The Labour Party did not exercise their right to appeal against the decision of the EAT. In accordance with the tribunal's direction, the first case was therefore heard on the merits and by agreement the other two complaints were heard at the same time, over 15 days between June and September 2001.


Meanwhile, the Labour Party had argued the same preliminary point on section 12 in another entirely unconnected case in the Reading Employment Tribunal, also concerning alleged discrimination in the selection of a candidate for council elections. The Employment Tribunal followed Sawyer v Ahsan [2000] ICR 1 and rejected the Labour Party's objection. An appeal to the EAT (Lindsay J again presiding) was dismissed on the same ground. Again leave to appeal was granted. But this time the Labour Party took it up and pursued the appeal.


On 7 February 2002 the Court of Appeal gave judgment. The appeal succeeded: see Ali v McDonagh [2002] ICR 1026. Peter Gibson LJ, who gave the judgment of the court, said (at p 1040) that the Labour Party was "not the type of qualifying body to which the section is intended to apply."


At the time of the judgment in Ali v McDonagh, the judgment of the tribunal in Mr Ahsan's case was still reserved. The Labour Party asked to make further submissions on the effect of the Court of Appeal's decision and did so on 10 July 2003. It invited the tribunal to dismiss the applications on the ground that, following the decision of the Court of Appeal, the tribunal was now bound to hold that the Labour Party was not a "qualifying body" under section 12. It therefore had no jurisdiction to proceed with the case. But the tribunal decided that, as between the parties, it was still bound by the unappealed decision in Sawyer v Ahsan [2000] ICR 1. On the merits, it found for Mr Ahsan on all three complaints.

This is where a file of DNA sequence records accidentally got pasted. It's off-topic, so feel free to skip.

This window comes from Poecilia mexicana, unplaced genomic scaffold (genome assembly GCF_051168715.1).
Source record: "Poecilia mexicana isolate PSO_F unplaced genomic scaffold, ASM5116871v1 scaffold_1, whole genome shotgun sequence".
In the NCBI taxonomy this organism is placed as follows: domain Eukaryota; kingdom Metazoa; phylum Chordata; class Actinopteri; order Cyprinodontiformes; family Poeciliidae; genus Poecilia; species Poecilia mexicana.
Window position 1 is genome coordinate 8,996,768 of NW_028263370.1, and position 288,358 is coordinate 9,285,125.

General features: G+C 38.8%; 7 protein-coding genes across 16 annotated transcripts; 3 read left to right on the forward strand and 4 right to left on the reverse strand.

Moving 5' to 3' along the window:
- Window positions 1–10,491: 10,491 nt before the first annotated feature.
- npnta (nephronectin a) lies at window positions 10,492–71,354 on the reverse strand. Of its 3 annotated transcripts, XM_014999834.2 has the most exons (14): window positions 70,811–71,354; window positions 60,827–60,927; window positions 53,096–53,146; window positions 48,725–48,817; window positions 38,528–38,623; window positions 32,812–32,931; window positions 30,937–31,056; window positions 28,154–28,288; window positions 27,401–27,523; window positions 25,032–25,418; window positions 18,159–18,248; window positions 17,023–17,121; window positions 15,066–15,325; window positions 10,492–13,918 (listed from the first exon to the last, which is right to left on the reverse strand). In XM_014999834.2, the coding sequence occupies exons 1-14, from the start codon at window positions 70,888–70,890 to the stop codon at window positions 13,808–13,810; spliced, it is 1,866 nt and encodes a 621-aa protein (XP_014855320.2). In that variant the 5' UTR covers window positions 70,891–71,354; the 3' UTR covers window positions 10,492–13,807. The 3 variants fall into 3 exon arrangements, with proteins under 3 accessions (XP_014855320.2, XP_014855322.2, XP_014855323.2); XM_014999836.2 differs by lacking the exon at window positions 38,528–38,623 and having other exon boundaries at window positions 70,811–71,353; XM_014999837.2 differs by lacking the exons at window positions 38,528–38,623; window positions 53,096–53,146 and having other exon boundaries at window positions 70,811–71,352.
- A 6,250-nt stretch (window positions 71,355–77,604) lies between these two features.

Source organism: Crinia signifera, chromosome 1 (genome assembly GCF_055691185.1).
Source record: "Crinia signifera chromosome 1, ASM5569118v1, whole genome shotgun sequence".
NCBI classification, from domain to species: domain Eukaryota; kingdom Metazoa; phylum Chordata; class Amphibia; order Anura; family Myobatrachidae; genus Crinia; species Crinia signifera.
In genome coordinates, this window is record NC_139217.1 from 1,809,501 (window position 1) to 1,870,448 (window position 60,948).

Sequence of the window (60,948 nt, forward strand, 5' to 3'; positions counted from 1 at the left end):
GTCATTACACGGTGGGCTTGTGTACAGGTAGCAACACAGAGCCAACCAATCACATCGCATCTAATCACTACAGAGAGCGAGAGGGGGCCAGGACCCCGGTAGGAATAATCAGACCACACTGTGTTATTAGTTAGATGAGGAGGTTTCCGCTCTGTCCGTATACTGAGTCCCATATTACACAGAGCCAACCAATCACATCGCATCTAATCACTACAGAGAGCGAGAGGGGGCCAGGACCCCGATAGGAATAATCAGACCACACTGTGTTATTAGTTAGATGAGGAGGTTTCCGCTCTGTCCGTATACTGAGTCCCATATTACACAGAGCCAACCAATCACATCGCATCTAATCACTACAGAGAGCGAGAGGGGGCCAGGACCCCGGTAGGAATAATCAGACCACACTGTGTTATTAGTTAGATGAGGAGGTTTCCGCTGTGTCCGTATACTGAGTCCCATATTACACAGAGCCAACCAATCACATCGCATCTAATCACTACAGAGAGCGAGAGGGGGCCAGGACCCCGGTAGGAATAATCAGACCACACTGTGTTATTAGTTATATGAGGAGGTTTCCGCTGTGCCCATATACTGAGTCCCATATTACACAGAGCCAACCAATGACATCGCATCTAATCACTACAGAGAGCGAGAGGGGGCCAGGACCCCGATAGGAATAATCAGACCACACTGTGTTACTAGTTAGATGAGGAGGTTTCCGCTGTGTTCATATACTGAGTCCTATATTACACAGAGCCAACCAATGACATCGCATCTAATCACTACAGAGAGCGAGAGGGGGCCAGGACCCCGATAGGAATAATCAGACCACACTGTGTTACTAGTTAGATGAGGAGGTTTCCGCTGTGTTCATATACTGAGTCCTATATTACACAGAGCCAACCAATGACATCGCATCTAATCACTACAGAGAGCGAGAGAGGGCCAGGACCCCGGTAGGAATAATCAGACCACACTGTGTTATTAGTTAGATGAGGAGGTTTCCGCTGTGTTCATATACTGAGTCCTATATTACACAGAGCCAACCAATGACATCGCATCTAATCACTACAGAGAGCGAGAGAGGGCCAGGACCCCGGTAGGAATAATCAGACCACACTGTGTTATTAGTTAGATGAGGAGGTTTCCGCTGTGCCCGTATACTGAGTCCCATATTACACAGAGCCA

The Labour Party appealed to the EAT (Burton P presiding) [2004] ICR 938 on the preliminary point alone. The EAT dismissed the appeal in respect of the first complaint but allowed it in respect of the other two. The ground for distinction was that the EAT in Sawyer v Ahsan had directed a hearing on the merits of the first complaint but said nothing about the other two, of which it was not at the time seised. There followed an appeal to the EAT (Silber J presiding) against the employment tribunal's decision on the merits of the first complaint. The EAT held that the tribunal had made no error of law and dismissed the appeal.


The Labour Party then appealed against the decision of the EAT presided over by Burton P which had dismissed their appeal on the preliminary point. The Court of Appeal (Buxton LJ and Rimer J, Sedley LJ dissenting) [2005] ICR 1817 allowed the appeal, primarily on the ground that the earlier decision of the Court of Appeal had established that the employment tribunal had no jurisdiction to hear a complaint against the Labour Party under section 12. The majority were also of the opinion that Mr Ahsan's case should have failed on the merits because he had not been discriminated against on racial grounds.


Mr Ahsan...